Humanities Curriculum for Grades 5-8

The Academy’s commitment to Humanities education combines the best of classical studies with sound progressive educational approaches and innovative teaching techniques. As a Catholic school, we value the best in human potential - historically, in contemporary cultures around the world, and in the uniqueness of your child. Our curriculum draws both from the classics and from contemporary resources, so we can give your child a well-rounded education, one that helps him/her develop strong reason, a disciplined will, exemplary character, and expansive compassion. Those who graduate from the Academy in 8th grade perform strongly on verbal skills assessments, and are well-prepared for a rigorous high school education. Our 8th Grade graduates have earned admission to the best private and public schools in Massachusetts and New Hampshire, including the Academy’s upper school for girls.

Theology

6th Grade Religion: We Believe

At the Academy,  we strive to inspire and empower our students to live a life where academic excellence is balanced with faith formation and a commitment to a life of service to others.  In grade 6, students use the new Sadlier’s We Believe Catholic Identity School Edition which empowers students to uphold their faith and go out into the world as Catholics —proud of who they are. This new Catholic Identity Edition teaches how to build a Catholic Identity around core Catholic beliefs, practices, and principles so all students can truly embody their faith.  It also provides the tools to enrich their identity as a Catholic in today’s world.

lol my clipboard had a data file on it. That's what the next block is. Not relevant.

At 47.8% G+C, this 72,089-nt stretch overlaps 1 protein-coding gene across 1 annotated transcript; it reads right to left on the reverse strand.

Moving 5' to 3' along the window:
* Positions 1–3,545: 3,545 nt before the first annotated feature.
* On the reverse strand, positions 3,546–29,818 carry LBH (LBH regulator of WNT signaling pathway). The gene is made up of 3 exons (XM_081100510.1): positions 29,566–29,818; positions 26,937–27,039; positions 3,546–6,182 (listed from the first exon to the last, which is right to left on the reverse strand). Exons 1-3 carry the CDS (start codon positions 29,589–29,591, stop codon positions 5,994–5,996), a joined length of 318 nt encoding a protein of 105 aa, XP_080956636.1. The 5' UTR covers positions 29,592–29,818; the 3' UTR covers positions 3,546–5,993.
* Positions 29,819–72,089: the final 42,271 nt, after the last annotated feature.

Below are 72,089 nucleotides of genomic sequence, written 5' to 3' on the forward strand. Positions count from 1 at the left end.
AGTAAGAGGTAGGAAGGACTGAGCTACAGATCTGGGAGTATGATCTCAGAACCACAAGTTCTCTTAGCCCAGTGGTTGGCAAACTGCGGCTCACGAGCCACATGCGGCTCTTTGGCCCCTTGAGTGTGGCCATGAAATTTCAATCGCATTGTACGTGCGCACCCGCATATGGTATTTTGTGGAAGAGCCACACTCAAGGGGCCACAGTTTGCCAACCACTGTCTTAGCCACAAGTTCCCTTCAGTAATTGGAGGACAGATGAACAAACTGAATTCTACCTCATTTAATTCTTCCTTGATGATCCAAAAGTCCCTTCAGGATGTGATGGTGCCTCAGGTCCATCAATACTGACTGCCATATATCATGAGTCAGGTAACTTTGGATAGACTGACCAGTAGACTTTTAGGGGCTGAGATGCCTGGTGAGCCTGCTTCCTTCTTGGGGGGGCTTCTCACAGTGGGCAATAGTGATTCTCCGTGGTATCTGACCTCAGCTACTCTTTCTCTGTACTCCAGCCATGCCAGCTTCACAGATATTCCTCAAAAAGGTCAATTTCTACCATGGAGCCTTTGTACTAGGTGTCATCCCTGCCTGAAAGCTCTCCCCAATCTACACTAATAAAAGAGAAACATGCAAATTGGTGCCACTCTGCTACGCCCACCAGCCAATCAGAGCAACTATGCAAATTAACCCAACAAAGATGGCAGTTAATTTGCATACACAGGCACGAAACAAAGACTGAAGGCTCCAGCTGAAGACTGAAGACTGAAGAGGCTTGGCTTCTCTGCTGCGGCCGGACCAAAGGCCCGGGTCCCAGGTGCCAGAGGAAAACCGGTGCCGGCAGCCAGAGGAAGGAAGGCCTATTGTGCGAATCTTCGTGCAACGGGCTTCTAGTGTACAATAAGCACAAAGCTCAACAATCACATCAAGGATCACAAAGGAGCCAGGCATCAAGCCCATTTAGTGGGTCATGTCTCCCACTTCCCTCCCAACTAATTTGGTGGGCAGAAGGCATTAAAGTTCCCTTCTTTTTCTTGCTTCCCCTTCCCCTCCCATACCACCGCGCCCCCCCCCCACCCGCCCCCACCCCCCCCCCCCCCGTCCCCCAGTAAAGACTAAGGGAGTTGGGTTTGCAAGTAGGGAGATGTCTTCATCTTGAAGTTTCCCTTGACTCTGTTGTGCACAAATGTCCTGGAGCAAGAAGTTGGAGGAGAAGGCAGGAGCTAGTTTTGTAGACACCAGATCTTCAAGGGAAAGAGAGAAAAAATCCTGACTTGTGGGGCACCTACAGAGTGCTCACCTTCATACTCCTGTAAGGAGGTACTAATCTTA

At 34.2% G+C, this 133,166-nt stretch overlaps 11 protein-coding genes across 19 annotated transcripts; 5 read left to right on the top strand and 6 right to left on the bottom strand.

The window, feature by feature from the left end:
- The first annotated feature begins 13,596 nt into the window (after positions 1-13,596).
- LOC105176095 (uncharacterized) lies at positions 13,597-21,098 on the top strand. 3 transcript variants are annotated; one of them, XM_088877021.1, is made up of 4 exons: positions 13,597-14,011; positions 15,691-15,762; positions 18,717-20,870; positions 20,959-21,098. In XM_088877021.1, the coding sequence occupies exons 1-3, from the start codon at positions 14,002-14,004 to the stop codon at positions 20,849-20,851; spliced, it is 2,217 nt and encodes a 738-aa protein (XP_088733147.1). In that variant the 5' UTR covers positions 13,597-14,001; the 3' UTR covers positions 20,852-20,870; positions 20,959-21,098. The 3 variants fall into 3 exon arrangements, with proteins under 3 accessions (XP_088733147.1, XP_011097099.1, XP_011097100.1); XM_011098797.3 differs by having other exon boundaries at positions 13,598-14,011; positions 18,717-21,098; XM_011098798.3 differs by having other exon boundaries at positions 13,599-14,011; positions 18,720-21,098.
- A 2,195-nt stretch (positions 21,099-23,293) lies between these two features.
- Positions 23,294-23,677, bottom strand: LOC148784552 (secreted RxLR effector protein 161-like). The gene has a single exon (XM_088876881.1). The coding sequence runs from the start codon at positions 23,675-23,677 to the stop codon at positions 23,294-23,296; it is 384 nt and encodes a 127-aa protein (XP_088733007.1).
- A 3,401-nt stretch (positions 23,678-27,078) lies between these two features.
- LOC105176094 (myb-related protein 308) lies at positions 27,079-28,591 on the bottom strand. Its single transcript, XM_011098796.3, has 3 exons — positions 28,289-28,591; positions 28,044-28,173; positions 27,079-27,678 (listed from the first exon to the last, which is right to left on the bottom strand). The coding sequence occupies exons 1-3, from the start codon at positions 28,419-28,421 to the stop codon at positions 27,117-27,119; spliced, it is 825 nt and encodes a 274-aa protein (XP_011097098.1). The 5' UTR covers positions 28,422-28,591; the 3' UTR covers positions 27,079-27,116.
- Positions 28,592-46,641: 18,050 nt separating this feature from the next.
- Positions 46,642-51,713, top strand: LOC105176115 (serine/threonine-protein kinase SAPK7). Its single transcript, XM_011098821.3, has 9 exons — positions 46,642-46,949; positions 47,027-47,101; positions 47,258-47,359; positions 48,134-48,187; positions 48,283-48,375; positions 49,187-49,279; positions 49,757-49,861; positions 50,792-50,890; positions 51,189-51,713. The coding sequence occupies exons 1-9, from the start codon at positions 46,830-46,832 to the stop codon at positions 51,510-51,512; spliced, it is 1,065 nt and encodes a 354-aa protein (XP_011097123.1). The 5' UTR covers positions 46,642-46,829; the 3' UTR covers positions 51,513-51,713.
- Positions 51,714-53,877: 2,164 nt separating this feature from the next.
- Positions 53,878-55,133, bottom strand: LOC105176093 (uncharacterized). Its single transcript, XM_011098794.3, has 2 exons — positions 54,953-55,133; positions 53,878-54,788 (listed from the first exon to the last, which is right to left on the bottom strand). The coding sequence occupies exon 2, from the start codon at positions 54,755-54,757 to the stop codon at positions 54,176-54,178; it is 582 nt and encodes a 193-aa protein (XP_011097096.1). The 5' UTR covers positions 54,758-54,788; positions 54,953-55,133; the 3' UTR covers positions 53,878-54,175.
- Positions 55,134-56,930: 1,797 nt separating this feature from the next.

7th Grade Religion: The Life of Grace

In this course you will learn about grace as your link with God, His gift to us to bring us to Himself and His eternal life.  This course emphasizes the transmission of grace through the seven sacraments and God’s loving gifts of revelation, of Himself through the prophets, the Incarnation, and the Church.  You will learn about the role of grace in developing the virtues.

Part 1: God reveals Himself.  The revelation of God through creation, the prophets, and to the chosen people.

Part 2: God becomes Man.  Jesus, true God and true Man, Priest and Sacrifice.

Part 3: God shares His Life.  The operation of grace in our lives, in developing the virtues especially through each sacrament.

The goal of this course is to help you treasure the sacraments as indispensable to a full Christian life of love and truth.  You will understand how grace works in your soul and its relation to practicing the virtues.  In this course you will appreciate the gifts of reason and faith.

Readings:

  • The Life of Grace (Student Text), 3rd Edition, Ignatius Press.
  • The Life of Grace (Activity Book), 3rd Edition, Ignatius Press.
  • The Holy Bible, Revised Standard Version - Second Catholic Edition, Ignatius Press.

8th Grade Religion: Our Life in the Church